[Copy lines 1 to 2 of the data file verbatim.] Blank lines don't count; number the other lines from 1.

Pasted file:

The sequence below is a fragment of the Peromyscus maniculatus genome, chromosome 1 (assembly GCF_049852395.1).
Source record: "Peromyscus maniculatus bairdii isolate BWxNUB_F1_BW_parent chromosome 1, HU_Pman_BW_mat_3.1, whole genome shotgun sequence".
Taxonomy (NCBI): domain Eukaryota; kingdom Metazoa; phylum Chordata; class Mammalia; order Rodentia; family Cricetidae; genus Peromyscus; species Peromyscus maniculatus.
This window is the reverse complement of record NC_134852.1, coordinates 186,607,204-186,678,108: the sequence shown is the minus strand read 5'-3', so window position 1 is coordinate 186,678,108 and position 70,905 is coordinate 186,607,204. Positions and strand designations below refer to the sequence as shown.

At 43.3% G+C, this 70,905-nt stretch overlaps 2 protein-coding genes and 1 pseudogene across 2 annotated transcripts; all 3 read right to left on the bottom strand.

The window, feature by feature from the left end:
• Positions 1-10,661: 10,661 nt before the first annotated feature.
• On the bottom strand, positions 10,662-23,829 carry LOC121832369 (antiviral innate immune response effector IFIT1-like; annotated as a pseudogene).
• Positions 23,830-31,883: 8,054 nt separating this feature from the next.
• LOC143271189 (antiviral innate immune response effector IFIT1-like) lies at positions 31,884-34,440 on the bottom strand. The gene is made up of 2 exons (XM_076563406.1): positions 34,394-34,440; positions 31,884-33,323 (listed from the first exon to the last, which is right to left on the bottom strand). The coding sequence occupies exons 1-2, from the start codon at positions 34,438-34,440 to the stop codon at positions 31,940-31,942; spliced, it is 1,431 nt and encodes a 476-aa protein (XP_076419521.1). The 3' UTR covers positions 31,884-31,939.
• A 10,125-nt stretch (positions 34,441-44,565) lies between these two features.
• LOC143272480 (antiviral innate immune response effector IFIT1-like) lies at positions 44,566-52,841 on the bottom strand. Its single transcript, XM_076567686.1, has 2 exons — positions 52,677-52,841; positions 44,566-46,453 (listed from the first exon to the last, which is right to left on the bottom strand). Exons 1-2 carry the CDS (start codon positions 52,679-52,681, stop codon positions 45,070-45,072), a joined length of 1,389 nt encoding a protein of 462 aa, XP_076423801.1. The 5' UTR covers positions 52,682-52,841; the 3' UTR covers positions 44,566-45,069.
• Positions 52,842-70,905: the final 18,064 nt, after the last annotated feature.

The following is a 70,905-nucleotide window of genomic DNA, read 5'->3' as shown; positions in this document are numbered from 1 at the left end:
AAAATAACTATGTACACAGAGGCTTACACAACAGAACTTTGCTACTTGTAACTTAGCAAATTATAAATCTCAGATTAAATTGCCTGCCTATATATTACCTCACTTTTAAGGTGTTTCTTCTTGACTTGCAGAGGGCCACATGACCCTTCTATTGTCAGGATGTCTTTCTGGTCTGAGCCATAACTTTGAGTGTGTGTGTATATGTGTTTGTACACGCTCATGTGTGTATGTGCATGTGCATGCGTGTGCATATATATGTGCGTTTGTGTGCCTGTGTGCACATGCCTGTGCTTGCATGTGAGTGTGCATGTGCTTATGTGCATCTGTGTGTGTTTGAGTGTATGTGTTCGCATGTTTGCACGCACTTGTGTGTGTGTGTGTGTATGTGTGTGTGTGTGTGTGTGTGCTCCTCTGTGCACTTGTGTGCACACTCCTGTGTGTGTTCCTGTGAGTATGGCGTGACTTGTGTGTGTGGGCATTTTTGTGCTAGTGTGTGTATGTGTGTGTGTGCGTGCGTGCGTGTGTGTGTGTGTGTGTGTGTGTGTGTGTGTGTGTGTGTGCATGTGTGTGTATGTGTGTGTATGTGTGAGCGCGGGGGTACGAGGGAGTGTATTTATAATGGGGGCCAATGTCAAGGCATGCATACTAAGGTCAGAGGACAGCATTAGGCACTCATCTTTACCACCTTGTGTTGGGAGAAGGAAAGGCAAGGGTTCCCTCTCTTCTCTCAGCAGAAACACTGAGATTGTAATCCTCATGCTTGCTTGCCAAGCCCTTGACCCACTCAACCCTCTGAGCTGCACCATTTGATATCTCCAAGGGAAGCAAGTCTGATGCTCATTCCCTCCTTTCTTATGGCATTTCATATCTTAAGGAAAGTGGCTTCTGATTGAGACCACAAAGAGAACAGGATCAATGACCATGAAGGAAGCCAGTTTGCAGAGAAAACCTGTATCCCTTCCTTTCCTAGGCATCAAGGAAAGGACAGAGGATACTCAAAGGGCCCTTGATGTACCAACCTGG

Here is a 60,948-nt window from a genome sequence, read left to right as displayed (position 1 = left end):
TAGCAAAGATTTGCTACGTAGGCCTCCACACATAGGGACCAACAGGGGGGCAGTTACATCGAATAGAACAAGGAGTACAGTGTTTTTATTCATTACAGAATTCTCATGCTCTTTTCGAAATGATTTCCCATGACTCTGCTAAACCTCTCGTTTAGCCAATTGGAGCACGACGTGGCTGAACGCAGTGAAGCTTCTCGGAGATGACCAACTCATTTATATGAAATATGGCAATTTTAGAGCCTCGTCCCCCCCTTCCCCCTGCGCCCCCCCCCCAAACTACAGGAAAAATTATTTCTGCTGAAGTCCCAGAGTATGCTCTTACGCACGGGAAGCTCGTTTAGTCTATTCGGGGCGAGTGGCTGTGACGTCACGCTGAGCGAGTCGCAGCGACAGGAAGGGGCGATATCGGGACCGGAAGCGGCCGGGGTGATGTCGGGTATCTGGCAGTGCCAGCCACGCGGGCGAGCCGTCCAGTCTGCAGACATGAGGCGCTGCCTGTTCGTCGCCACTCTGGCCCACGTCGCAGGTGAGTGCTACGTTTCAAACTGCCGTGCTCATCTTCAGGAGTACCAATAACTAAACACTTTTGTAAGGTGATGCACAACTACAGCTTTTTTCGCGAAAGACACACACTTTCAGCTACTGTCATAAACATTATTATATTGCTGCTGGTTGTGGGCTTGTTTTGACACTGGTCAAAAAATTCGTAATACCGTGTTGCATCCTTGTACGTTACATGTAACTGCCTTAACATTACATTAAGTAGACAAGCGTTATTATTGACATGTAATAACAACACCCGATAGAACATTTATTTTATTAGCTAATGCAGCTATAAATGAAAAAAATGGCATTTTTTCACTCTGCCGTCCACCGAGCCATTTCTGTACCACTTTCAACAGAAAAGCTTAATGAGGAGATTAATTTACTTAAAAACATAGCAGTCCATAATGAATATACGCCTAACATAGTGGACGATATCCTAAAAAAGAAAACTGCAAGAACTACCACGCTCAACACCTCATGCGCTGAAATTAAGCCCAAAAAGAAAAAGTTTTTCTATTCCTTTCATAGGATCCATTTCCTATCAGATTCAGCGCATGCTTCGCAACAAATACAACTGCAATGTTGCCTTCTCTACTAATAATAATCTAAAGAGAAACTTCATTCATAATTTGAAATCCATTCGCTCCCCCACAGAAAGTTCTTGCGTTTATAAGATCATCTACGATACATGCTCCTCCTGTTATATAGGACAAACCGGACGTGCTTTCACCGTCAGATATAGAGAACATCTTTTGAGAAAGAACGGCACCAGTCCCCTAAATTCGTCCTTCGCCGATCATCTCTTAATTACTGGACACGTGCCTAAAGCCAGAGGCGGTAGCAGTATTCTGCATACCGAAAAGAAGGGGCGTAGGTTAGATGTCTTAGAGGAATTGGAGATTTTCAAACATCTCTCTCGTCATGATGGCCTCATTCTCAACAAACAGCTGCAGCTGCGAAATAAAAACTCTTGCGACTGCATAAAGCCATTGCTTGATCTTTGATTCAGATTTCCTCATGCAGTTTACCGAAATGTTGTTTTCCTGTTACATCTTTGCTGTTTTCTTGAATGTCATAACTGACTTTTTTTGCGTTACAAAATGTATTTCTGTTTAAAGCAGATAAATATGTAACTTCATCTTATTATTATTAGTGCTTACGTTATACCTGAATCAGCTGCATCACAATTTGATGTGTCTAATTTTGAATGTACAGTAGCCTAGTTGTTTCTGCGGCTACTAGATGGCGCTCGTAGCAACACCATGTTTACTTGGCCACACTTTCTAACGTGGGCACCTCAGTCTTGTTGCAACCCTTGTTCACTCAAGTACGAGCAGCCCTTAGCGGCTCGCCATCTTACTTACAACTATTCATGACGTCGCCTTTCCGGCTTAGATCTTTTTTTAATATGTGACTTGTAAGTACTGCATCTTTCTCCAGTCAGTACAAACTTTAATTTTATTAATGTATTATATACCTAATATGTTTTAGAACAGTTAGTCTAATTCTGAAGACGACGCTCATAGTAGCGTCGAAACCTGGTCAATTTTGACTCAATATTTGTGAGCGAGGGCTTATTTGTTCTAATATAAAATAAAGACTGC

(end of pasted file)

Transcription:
The sequence below is a fragment of the Peromyscus maniculatus genome, chromosome 1 (assembly GCF_049852395.1).
Source record: "Peromyscus maniculatus bairdii isolate BWxNUB_F1_BW_parent chromosome 1, HU_Pman_BW_mat_3.1, whole genome shotgun sequence".